On August 3, 2007 the United States and India set out the details of their proposed Agreement for Cooperation on Peaceful uses of Nuclear Energy. This “123 agreement”[i] would bring significantly more of India’s civilian nuclear facilities under an international inspections regime, but it also in effect calls for the international community to embrace India as a de facto nuclear weapon state without requiring in return that India accept even the most basic disarmament obligations of nuclear weapon states. In the process, rather than bringing constraints to India’s nuclear weapons activities, the proposed deal would actually facilitate a significant expansion of India’s nuclear arsenal.
Despite the new agreement between the US Administration and India, it remains a proposed deal which will take effect only if it receives the unanimous approval of the Nuclear Suppliers Group (NSG – of which Canada is a member)[ii] and after India negotiates appropriate safeguards agreements with the International Atomic Energy Agency (IAEA). NSG approval would mean specifically that civilian nuclear cooperation with India would be exempted from the current provision that, with the exception of the five nuclear weapon state (NWS) signatories to the Nuclear Non-Proliferation Treaty (NPT),[iii] civilian nuclear cooperation is acceptable only with countries under full-scope safeguards. Full-scope safeguards in turn mean that all of a particular country’s nuclear facilities are subject to IAEA inspections.
In other words, India would then have the same access to nuclear materials for civilian systems as do NWS, but India is not a party to the NPT and thus is not directly bound by the Treaty’s Article VI disarmament provisions, nor is it bound by the significant additional obligations that the NWS agreed to in the context of the 1995 and 2000 NPT Review Conferences.[iv] Without requiring India to formally assume any of the disarmament obligations of the NWS, and without receiving any concrete undertakings from India regarding a permanent halt to nuclear testing and the production of fissile materials for weapons purposes, the US-India deal as it now stands imposes severe costs on the global nuclear non-proliferation regime and should not receive the approval of the NSG (because the NSG operates by consensus, a Canadian vote against the ccurrent deal would ensure that).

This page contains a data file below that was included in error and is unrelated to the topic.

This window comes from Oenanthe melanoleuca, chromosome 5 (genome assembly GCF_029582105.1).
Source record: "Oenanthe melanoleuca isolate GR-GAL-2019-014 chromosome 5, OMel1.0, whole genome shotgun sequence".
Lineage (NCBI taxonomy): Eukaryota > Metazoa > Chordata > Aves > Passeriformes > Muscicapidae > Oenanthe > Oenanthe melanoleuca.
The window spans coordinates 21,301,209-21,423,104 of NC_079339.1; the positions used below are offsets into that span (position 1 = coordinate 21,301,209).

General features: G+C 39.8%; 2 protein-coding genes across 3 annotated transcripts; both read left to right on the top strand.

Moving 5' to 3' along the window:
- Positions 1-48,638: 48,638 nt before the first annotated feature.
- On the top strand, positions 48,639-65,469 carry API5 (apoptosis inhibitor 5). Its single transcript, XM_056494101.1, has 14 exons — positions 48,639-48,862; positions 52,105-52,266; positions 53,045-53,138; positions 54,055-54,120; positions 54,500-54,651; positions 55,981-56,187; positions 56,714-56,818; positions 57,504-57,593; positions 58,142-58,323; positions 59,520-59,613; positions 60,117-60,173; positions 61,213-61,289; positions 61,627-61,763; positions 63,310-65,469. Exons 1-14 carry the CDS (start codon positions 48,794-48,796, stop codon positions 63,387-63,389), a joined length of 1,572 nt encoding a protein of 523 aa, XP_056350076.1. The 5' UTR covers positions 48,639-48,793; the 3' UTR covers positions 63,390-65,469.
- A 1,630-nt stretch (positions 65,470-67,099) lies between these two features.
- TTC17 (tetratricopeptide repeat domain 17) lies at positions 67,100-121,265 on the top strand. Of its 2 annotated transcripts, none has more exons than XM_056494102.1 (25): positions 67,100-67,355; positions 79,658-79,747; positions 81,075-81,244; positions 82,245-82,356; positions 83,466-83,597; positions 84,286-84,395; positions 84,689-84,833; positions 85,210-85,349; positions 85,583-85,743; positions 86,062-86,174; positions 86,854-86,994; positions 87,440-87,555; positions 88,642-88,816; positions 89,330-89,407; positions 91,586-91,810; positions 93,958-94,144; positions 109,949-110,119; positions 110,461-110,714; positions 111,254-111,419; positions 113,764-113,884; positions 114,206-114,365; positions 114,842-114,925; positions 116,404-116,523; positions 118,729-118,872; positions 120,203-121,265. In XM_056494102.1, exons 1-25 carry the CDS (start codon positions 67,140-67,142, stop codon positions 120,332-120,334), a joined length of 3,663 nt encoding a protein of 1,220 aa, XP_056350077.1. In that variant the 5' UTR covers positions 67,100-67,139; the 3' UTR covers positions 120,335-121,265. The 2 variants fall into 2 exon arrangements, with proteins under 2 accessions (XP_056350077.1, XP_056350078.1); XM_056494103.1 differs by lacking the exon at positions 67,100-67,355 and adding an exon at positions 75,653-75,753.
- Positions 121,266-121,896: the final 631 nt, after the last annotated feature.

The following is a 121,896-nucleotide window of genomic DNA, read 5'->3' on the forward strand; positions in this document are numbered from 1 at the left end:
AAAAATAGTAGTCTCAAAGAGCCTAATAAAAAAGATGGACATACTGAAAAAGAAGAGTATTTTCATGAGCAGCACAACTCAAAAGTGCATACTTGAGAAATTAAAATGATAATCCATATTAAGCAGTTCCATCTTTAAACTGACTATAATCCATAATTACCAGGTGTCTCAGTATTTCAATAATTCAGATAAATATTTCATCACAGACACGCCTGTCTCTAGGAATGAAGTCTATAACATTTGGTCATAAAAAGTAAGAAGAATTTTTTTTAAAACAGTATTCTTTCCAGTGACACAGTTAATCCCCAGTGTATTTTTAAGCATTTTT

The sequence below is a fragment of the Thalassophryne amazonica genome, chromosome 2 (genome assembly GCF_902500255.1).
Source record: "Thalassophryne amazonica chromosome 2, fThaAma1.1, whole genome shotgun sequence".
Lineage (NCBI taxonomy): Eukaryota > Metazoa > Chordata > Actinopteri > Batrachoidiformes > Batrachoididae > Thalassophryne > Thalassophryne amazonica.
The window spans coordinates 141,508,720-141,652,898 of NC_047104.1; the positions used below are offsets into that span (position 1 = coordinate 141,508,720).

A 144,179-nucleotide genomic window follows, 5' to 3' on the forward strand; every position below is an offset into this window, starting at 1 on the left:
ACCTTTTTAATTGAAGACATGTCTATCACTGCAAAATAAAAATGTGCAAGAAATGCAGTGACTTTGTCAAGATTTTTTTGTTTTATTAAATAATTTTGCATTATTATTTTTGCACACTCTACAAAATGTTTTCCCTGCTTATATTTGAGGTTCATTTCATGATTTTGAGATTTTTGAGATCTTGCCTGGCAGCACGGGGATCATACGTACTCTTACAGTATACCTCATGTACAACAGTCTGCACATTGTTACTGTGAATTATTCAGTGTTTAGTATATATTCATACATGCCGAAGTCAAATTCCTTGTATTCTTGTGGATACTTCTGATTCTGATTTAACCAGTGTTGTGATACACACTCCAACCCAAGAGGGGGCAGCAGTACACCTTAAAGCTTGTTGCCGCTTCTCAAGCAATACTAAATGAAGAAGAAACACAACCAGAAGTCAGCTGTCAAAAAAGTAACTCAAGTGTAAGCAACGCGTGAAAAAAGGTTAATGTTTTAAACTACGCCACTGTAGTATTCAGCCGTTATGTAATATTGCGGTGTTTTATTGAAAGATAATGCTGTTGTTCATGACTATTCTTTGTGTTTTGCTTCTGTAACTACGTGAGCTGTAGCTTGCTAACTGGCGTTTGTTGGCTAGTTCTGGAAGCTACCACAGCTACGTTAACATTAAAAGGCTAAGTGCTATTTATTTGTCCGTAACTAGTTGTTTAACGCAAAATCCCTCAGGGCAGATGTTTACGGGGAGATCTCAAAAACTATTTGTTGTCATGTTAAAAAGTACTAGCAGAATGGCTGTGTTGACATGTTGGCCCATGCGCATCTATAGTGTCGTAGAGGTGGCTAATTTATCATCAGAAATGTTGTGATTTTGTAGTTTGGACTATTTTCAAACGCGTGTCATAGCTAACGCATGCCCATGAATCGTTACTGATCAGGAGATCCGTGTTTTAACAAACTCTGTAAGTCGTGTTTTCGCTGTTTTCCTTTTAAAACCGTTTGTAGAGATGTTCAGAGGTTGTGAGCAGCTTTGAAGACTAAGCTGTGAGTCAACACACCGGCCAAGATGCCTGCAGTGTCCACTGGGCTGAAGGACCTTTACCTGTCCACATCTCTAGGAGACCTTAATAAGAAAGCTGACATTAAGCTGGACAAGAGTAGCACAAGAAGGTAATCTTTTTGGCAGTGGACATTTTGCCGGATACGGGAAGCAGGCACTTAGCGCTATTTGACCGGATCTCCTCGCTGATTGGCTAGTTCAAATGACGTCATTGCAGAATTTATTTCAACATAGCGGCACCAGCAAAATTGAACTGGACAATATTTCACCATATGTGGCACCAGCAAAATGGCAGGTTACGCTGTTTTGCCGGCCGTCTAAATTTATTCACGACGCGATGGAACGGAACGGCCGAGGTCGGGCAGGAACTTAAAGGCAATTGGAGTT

This is not an argument for the status quo. Under current arrangements nuclear cooperation with India is eschewed in favour of regular entreaties (including through UN Security Council Resolution 1172) for it to end all its nuclear weapons programs, place all its remaining nuclear programs under IAEA safeguards, and join the NPT as a non-nuclear weapon state. Under these arrangements India has with impunity tested nuclear weapons, refuses to sign the Comprehensive Test Ban Treaty (CTBT) and thus ensures that it will not enter into force,[v] continues to produce fissile materials for weapons purposes, and gradually builds up its inventory of nuclear warheads.
Clearly, some change is needed. The prospects for Indian (or Pakistani or Israeli) disarmament outside of the context of general nuclear disarmament and significantly altered regional security conditions are not promising, to put it mildly, and without some internationally agreed changes, India will continue to expand its arsenal and there will be inevitable erosion from the current consensus against civilian nuclear cooperation. Already Russia has signaled a move toward large-scale nuclear cooperation,[vi] Australia has said it will sell uranium to India,[vii] and the French are in talks toward a deal similar to the US-India deal.[viii] If civilian nuclear cooperation with India (and ultimately with Pakistan and Israel) is inevitable, it should at a minimum be through a multilateral, coordinated policy that gains concrete disarmament commitments from these three de facto nuclear weapon states that are outside the NPT.